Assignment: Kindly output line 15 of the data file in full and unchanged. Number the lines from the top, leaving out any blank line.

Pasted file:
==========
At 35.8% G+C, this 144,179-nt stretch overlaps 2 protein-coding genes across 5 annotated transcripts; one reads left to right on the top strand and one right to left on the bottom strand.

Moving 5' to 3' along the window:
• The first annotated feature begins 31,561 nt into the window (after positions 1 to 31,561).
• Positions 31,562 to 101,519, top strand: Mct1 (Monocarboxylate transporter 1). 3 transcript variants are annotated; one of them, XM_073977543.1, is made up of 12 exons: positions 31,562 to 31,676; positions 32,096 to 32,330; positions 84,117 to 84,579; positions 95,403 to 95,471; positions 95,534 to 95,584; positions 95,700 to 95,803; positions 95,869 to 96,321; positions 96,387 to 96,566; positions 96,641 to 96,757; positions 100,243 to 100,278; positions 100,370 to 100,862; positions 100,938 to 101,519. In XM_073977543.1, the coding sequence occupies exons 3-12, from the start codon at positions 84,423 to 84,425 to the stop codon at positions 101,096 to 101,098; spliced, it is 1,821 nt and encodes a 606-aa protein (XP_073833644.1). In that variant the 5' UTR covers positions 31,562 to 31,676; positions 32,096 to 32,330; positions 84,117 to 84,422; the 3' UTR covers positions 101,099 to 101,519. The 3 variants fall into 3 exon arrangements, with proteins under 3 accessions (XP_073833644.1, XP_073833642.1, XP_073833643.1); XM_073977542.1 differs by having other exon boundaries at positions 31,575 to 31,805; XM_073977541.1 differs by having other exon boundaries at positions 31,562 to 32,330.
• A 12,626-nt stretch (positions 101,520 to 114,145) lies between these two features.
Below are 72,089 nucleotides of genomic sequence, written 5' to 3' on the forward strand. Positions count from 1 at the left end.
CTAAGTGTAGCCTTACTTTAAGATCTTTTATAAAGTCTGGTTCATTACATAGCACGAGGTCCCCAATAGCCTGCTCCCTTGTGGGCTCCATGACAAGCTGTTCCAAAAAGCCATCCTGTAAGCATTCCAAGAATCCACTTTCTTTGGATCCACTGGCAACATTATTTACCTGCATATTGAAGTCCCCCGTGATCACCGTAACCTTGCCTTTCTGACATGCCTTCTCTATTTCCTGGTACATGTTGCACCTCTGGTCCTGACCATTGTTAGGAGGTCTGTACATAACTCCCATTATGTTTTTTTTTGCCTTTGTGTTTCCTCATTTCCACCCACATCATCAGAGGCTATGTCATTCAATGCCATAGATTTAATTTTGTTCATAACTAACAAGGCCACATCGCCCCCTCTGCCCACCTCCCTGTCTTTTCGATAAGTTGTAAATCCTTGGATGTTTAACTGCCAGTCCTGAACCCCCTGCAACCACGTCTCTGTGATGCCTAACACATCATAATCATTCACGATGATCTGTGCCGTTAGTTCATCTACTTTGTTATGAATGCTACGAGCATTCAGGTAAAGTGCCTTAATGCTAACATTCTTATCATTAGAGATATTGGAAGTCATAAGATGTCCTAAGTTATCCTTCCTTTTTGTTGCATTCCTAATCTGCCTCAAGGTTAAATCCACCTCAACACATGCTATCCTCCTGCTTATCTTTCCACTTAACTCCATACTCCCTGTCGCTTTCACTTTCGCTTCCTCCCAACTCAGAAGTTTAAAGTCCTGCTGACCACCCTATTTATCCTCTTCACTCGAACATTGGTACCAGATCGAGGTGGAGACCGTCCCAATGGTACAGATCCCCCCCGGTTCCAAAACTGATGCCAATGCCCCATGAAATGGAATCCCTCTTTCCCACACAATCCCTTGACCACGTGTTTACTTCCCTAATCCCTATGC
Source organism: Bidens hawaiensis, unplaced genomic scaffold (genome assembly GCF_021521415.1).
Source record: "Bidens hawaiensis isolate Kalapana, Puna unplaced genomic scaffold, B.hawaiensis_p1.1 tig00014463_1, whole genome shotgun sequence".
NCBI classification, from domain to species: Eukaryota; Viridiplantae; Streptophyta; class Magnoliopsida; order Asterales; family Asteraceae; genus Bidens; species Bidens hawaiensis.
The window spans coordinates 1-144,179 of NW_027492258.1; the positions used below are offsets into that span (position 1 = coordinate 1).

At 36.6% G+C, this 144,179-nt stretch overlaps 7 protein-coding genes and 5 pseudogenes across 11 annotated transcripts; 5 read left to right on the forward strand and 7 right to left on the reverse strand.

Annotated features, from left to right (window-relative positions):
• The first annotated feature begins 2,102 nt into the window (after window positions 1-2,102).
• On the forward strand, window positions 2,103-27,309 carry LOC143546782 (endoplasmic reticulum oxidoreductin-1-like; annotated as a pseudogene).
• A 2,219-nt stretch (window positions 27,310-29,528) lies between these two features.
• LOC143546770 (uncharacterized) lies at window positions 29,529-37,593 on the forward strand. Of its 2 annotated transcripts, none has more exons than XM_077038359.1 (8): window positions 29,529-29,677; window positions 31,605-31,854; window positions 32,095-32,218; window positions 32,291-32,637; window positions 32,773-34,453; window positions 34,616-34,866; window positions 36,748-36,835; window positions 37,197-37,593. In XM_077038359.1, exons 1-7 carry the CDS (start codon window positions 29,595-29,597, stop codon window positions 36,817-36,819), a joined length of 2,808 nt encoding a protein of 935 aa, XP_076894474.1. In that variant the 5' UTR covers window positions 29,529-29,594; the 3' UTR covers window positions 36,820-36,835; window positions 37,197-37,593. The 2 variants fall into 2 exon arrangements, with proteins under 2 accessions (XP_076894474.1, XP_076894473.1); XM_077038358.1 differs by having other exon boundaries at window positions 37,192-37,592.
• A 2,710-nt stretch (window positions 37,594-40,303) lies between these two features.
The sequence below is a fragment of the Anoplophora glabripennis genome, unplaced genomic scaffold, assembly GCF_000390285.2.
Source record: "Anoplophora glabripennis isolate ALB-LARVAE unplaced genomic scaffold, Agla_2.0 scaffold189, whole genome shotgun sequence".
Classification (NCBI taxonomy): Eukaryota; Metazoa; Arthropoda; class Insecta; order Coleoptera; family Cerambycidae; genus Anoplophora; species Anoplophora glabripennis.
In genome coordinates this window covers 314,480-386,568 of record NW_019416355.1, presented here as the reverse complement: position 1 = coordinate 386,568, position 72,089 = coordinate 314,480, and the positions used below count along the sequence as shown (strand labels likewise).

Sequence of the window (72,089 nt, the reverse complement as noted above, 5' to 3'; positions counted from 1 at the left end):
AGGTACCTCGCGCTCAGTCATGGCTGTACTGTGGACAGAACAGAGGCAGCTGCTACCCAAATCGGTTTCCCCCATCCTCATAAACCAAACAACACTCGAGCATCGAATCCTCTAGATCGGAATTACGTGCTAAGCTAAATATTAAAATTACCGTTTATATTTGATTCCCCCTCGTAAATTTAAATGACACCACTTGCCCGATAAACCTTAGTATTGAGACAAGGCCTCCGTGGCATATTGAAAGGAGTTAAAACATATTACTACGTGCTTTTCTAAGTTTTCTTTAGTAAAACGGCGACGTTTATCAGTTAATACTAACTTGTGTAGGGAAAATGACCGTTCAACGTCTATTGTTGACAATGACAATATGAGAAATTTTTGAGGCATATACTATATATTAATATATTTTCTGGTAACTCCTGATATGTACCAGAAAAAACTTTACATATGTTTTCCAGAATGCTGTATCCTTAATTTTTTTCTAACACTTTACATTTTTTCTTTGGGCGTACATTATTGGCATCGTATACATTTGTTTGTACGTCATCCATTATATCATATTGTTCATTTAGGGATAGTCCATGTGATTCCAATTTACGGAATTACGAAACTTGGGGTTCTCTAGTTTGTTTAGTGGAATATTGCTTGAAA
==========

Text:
• On the forward strand, window positions 2,103-27,309 carry LOC143546782 (endoplasmic reticulum oxidoreductin-1-like; annotated as a pseudogene).